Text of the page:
Horror remakes have become such commonplace in Hollywood that this weekend brings us a remake of a previously remade film. That project is The Grudge, which opens 2020 as horror films typically do with mixed results. Despite bolstering a sturdy cast and a talented filmmaker (Piercing writer/director Nicolas Pesce), The Grudge fails to surpass the low January horror standard.
Similar to its predecessors, The Grudge follows a non-linear structure. After a live-in nurse returns home, a haunted spirit returns with her, sparking a curse and leading to her family’s death. The narrative follows the aftermath of these events, connecting the different interactions between mourning people and the haunted house they inhabit.
The Grudge has gone through the wringer with critics (a mere 16% on Rotten Tomatoes) and audiences (earned a rare “F” CinemaScore rating) alike. Frankly, the end results are not as abysmal as many are making it out to be, with Nicolas Pesce offering a refreshingly restrained effort that skirts past some studio horror cliches.
With his screenplay, Pesce uses intermixed subplots as a meditative exploration of characters grappling with a longing sense of loss. I appreciate Pesce’s patient storytelling approach, trying to build a macabre emotional core that intensifies the horrors onscreen rather than fixating on the visual scares. While the scattered narrative rarely garners proper development, it does possess sparks of affecting human insights.
These sparks derive from The Grudge’s underrated cast. Demian Bichir and Andrea Riseborough offer strong insular work, effectively portraying people trying to escape the shadow of grief in their lives. Embracing the genre’s campy sensibility, horror staple Lin Shaye continues to dedicate herself with a delightfully unhinged effort as a grandma suffering from the dreaded curse. Even underused supporting players like John Cho and Jacki Weaver are able to elevate their substandard roles above typical low-rent horror fare.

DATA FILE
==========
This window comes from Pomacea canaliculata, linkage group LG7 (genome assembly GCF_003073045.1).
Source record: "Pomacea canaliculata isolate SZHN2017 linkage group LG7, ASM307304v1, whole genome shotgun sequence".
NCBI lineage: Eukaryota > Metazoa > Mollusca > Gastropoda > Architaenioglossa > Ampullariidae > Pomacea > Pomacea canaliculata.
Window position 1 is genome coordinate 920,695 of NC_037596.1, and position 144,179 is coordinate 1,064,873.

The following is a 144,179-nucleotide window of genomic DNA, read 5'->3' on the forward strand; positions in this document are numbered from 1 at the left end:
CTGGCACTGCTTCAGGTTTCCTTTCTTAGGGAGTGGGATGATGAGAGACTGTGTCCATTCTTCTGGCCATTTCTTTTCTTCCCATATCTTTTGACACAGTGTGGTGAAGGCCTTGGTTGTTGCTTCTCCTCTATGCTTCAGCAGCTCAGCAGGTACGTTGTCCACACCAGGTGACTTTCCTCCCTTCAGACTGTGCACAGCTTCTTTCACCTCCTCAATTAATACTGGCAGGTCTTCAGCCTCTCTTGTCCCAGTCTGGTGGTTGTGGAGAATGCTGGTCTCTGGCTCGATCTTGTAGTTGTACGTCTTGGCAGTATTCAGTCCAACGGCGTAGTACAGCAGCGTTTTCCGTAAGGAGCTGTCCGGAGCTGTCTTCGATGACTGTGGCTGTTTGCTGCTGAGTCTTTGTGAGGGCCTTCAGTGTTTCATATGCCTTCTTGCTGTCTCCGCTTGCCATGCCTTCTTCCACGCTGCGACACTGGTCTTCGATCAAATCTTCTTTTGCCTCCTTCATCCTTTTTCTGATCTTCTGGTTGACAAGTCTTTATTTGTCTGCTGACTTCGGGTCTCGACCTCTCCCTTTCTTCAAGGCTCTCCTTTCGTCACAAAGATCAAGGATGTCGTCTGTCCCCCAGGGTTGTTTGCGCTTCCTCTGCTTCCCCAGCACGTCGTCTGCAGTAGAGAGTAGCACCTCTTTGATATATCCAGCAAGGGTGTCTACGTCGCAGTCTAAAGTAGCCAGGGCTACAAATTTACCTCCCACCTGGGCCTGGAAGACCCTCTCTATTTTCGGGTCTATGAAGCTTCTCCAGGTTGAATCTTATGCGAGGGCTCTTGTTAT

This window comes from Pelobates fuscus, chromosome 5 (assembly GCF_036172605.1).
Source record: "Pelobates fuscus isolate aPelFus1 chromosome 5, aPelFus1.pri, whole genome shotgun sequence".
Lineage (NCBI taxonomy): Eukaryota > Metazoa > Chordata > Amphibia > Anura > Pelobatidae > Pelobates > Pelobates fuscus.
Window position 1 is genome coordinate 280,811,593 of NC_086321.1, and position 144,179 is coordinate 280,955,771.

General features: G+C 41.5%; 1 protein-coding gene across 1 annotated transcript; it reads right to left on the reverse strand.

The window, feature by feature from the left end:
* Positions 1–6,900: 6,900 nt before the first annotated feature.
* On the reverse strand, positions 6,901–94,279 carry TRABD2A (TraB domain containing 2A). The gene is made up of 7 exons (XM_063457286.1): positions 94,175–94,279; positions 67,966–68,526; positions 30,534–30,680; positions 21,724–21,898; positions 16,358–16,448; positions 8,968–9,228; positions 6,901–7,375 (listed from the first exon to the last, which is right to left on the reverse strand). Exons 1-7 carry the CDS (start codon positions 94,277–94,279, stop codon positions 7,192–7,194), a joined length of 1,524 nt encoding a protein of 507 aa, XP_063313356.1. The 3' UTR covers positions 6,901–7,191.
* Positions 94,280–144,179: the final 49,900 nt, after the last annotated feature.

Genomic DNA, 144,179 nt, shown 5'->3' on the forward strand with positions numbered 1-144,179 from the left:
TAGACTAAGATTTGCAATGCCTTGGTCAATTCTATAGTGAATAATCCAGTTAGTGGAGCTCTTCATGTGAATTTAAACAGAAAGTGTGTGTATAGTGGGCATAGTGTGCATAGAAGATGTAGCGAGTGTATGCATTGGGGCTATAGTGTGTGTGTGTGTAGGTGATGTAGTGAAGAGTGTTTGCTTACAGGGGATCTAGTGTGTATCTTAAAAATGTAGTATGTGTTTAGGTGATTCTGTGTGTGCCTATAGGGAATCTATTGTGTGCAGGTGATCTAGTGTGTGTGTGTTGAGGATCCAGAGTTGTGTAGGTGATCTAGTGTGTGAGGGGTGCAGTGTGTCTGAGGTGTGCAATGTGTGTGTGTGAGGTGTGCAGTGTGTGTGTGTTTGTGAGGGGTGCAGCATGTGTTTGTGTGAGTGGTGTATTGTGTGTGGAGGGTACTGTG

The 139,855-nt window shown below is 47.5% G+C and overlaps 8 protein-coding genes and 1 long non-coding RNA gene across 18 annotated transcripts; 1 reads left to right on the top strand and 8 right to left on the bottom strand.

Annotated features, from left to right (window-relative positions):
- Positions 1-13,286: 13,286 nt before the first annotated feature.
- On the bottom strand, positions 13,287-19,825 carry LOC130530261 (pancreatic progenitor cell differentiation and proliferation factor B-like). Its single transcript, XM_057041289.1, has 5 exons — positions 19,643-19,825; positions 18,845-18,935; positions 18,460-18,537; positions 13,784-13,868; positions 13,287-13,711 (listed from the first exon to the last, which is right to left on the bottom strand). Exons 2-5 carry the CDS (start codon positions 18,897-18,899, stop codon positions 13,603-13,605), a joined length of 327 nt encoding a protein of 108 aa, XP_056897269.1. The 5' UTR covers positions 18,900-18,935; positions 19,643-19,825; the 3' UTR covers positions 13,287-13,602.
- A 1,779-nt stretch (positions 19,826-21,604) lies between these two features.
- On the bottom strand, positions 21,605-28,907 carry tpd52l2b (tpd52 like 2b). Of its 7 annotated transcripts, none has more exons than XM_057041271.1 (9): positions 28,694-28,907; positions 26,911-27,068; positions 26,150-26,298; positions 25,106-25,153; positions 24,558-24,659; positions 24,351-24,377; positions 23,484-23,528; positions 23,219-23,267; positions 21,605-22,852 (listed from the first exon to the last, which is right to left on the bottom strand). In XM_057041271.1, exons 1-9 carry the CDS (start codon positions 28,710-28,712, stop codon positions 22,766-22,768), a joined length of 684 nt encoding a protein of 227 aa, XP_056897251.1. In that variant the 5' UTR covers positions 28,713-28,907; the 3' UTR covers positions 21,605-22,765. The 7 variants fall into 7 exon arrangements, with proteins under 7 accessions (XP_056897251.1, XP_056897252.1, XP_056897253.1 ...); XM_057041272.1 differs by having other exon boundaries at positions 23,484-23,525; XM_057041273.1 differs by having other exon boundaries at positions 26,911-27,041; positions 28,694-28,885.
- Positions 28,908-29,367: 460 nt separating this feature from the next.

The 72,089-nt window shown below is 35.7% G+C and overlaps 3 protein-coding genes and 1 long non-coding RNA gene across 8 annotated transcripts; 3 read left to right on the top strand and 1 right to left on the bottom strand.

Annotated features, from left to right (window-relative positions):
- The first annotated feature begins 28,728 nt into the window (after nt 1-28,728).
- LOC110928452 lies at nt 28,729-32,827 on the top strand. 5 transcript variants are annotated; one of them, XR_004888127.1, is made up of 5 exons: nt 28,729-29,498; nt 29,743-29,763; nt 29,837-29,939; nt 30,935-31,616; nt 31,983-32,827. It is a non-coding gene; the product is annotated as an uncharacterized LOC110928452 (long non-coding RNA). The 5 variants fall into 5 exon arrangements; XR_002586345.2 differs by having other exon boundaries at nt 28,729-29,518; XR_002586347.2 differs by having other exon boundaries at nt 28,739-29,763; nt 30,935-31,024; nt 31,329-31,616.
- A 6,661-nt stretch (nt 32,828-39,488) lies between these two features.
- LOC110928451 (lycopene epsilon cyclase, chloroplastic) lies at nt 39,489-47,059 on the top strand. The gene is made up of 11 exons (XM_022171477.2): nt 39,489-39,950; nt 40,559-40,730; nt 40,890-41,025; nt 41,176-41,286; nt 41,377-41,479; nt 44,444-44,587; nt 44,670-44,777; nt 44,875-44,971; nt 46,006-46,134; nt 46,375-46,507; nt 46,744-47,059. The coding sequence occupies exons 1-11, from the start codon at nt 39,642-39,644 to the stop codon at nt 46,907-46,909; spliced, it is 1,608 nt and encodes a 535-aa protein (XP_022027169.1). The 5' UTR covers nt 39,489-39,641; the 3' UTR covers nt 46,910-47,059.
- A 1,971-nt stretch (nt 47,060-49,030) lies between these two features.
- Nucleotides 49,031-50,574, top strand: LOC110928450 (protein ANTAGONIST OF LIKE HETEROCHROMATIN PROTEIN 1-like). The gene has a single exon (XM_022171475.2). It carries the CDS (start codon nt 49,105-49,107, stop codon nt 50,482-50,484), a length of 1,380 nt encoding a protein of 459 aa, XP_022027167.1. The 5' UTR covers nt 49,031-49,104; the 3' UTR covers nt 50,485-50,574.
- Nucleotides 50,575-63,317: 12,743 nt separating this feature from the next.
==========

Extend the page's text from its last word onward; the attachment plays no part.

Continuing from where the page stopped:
All this potential sadly can’t equate to a satisfying experience. Pesce’s effort in capturing the original’s nonlinear approach is admirable in its emotionally grounded nature, yet the mixture of four congealing subplots leaves a sour taste in the audience’s mouth. The narrative doesn’t flow as it should, with the unique approach taking herky-jerky detours instead of focusing on its main subjects and allowing them to render. The story itself proves no reason to be told out of place other than matching the original endeavor, making the choice feel shoehorned into the final product.
Perhaps the cardinal sin of any bad horror project is lackluster scares. Pesce, who displayed an original edge with his last project Piercing, offers surprisingly dull jumpscares slapdashed throughout without much in terms of build-up. Whether its poor uses of score or lackluster visual effects, most of the scares fall flat on their face, with attempts to offer a quick jolt feeling out of place in a mostly subdued narrative. There’s a good film somewhere inside The Grudge, but it ultimately feels too constricted by studio horror conventions to embrace its own intriguing ideas.